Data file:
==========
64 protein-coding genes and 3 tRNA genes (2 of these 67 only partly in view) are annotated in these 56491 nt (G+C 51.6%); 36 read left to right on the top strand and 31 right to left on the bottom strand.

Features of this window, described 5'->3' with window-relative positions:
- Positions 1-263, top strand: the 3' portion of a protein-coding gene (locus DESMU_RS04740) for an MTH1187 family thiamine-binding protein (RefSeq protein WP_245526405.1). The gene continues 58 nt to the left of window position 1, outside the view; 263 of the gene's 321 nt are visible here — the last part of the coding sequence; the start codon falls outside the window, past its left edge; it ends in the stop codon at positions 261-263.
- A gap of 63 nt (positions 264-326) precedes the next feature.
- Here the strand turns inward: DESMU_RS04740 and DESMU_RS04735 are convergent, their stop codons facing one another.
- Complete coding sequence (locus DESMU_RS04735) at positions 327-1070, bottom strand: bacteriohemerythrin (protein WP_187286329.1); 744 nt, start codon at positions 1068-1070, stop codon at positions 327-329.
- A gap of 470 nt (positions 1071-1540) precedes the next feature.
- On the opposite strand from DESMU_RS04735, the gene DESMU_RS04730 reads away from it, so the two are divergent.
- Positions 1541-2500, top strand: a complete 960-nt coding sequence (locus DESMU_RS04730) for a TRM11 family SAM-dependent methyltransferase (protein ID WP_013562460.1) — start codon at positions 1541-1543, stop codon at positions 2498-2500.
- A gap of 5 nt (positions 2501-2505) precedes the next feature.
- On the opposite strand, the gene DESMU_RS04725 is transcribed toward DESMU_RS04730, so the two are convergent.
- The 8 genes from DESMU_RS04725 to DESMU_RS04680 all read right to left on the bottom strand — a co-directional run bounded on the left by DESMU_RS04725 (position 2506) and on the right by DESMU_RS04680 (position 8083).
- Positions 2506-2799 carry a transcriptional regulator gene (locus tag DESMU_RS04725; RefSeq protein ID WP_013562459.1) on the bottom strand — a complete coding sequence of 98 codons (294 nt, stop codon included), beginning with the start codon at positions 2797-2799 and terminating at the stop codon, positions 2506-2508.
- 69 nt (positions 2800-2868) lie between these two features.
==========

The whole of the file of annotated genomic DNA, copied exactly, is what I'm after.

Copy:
64 protein-coding genes and 3 tRNA genes (2 of these 67 only partly in view) are annotated in these 56491 nt (G+C 51.6%); 36 read left to right on the top strand and 31 right to left on the bottom strand.

Features of this window, described 5'->3' with window-relative positions:
- Positions 1-263, top strand: the 3' portion of a protein-coding gene (locus DESMU_RS04740) for an MTH1187 family thiamine-binding protein (RefSeq protein WP_245526405.1). The gene continues 58 nt to the left of window position 1, outside the view; 263 of the gene's 321 nt are visible here — the last part of the coding sequence; the start codon falls outside the window, past its left edge; it ends in the stop codon at positions 261-263.
- A gap of 63 nt (positions 264-326) precedes the next feature.
- Here the strand turns inward: DESMU_RS04740 and DESMU_RS04735 are convergent, their stop codons facing one another.
- Complete coding sequence (locus DESMU_RS04735) at positions 327-1070, bottom strand: bacteriohemerythrin (protein WP_187286329.1); 744 nt, start codon at positions 1068-1070, stop codon at positions 327-329.
- A gap of 470 nt (positions 1071-1540) precedes the next feature.
- On the opposite strand from DESMU_RS04735, the gene DESMU_RS04730 reads away from it, so the two are divergent.
- Positions 1541-2500, top strand: a complete 960-nt coding sequence (locus DESMU_RS04730) for a TRM11 family SAM-dependent methyltransferase (protein ID WP_013562460.1) — start codon at positions 1541-1543, stop codon at positions 2498-2500.
- A gap of 5 nt (positions 2501-2505) precedes the next feature.
- On the opposite strand, the gene DESMU_RS04725 is transcribed toward DESMU_RS04730, so the two are convergent.
- The 8 genes from DESMU_RS04725 to DESMU_RS04680 all read right to left on the bottom strand — a co-directional run bounded on the left by DESMU_RS04725 (position 2506) and on the right by DESMU_RS04680 (position 8083).
- Positions 2506-2799 carry a transcriptional regulator gene (locus tag DESMU_RS04725; RefSeq protein ID WP_013562459.1) on the bottom strand — a complete coding sequence of 98 codons (294 nt, stop codon included), beginning with the start codon at positions 2797-2799 and terminating at the stop codon, positions 2506-2508.
- 69 nt (positions 2800-2868) lie between these two features.